CS: At the time I’m writing this, card illustrations are all still commissioned with the paper TCG in mind first. What looks vibrant and clear on screen doesn’t always translate well into printed ink but is easier the other way around. We don’t mandate whether artists work traditionally or digitally, but the Imaging and Arena teams are fantastic at translating any image into a version that looks at home in a digital space.
MMORPG: In terms of the themes of each plane, like for instance the upcoming Throne of Eldraine, what is it like to create the worlds these stories take place in?
CS: Worldbuilding happens in multiple stages that begins with a central theme or combination of themes. Similar to creating art descriptions, a lot of early work happens in a room with the leads and others talking through what a setting based on those themes could be. We get all our ideas out onto the whiteboard, and then start picking solid directions – or sets of rules, really – that become our guideposts. Using Eldraine as an example, early work for the courts began as a reformatting of chivalric code to fit five colors.
MMORPG: How much collaboration do the writers and artists have to ensure that the vision and styles are at least somewhat consistent throughout since different artists may tackle the same character, but on a different card (for instance Nicol-Bolas depicted on his own Planeswalker card, yet is also depicted on multiple others such as Despark and Deliver Unto Evil)?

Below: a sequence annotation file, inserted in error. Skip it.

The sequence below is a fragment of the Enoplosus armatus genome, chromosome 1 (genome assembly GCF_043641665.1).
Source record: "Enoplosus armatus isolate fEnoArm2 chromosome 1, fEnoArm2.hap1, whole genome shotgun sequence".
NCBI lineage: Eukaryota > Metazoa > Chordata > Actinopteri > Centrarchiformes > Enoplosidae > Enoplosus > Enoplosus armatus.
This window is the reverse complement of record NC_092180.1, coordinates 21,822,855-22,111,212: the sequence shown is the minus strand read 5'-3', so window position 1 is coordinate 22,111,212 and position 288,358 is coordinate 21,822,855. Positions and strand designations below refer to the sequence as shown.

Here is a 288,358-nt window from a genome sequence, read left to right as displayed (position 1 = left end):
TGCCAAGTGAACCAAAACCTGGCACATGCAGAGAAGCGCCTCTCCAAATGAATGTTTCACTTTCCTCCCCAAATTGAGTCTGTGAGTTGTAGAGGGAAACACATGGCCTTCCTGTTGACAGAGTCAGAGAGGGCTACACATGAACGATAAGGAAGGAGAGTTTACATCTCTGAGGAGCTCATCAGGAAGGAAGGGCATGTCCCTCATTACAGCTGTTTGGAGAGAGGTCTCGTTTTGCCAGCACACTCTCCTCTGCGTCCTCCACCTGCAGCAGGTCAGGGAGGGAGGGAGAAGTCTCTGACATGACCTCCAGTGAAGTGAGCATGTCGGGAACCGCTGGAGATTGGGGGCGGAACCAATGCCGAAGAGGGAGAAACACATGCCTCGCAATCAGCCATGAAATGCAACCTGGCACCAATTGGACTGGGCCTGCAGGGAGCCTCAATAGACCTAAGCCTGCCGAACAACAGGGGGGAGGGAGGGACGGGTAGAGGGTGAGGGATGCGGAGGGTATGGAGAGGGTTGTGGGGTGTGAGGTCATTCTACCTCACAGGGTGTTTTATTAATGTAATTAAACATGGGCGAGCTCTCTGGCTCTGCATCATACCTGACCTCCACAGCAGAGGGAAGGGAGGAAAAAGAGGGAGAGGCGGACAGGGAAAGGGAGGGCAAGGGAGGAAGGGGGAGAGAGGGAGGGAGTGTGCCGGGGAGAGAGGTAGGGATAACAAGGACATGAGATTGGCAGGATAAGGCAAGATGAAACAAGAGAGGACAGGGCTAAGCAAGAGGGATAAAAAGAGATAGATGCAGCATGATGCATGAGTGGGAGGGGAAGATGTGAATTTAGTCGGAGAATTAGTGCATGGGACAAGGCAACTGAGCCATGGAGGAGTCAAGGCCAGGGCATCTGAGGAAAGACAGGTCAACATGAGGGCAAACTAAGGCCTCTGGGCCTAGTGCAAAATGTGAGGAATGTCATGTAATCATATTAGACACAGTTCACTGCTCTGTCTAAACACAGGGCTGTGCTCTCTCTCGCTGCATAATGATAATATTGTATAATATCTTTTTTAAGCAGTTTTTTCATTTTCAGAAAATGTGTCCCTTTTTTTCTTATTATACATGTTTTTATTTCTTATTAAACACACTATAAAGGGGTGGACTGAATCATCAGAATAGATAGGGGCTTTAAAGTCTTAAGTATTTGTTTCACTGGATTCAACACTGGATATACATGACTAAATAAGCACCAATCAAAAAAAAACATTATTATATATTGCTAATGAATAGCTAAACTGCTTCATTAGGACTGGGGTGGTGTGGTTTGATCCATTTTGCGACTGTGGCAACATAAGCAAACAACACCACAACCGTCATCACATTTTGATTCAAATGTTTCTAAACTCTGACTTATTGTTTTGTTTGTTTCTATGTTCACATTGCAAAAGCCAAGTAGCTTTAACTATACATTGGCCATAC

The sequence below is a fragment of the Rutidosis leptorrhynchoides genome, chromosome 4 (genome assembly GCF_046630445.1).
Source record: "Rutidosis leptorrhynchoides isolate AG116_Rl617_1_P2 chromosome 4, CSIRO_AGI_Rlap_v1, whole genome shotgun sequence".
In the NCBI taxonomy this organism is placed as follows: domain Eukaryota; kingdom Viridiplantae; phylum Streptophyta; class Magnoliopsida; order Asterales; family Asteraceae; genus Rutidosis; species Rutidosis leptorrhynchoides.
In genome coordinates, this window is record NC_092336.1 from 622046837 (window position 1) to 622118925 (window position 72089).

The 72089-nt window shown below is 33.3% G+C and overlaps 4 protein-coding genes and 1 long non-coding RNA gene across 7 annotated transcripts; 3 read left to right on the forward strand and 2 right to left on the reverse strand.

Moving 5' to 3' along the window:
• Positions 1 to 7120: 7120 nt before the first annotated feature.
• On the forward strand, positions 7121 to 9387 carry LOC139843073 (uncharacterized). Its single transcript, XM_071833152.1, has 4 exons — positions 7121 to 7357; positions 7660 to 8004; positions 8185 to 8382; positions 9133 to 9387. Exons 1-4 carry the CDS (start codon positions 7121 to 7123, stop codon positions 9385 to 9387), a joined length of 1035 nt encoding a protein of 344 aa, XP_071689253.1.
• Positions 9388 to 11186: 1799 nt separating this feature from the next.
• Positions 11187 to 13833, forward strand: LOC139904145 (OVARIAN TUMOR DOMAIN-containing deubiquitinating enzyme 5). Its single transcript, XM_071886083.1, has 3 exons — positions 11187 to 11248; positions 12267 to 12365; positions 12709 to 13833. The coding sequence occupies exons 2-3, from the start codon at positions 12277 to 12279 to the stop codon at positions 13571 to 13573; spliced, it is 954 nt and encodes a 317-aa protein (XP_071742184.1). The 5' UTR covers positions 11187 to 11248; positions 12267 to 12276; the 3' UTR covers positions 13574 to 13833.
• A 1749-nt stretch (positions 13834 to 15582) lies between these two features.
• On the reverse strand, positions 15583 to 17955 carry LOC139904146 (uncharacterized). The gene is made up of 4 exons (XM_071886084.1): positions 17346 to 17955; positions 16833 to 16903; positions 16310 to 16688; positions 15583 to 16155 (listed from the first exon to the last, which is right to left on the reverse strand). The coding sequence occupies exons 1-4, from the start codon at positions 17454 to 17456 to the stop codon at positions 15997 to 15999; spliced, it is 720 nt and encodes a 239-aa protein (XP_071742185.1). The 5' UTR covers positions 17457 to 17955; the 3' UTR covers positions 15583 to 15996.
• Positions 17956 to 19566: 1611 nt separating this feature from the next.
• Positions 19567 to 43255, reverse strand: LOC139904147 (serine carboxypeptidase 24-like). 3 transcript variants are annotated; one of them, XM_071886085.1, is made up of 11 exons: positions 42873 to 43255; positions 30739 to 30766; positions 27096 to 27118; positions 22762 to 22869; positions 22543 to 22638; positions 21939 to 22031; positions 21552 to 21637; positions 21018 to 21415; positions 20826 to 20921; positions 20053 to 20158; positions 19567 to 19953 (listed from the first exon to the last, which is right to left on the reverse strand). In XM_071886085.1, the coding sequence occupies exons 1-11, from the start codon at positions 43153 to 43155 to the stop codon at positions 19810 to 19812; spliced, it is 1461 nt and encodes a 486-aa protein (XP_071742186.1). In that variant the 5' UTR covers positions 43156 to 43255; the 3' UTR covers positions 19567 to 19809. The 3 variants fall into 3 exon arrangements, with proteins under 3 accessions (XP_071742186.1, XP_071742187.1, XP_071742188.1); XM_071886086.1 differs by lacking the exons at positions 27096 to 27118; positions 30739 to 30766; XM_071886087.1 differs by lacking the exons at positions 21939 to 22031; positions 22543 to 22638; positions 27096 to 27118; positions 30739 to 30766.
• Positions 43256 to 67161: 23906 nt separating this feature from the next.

CS: We work with skilled artists to create thousands of pieces -mountains- of concept art every year, which artists across multiple disciplines refer to as reference. Each major plane, for example, has its own world guide detailing the setting’s tone, environments, creatures, the look of the various people and fantasy races, and any major shape language or motifs associated with the plane or its in-world denizens. A world guide is typically between 200-300 pages of art and writing… and we do at least three per year!
MMORPG: While a card might get a full-art release, especially now that MTG Arena supports this for virtually every card, how difficult is it to ensure that the story the card is telling is accurately framed on a non-full art version?
CS: Our art descriptions include frame details, and often templates, which outline where the focus of the art needs to be. On a full-art card, for example, the artist needs to know what parts of the image will be cropped out, or covered by text or frame elements, so they can plan for all the important pieces of their illustration to live in the correct part of the art box. Everything else is additive.
MMORPG: Do the artists have a full run down of the story of the plane before approaching their art, especially for those cards that directly depict scenes in the story itself?
CS: Not usually, but it depends on the set. Story is developed simultaneously with, or even after the art commissioning, though sometimes our writers will have some specific beats in mind (i.e. we know Vitu Ghazi topples the statue of Nicol Bolas… let’s see THAT!)
Featured image via Anna Steinbauer/Wizards of the Coast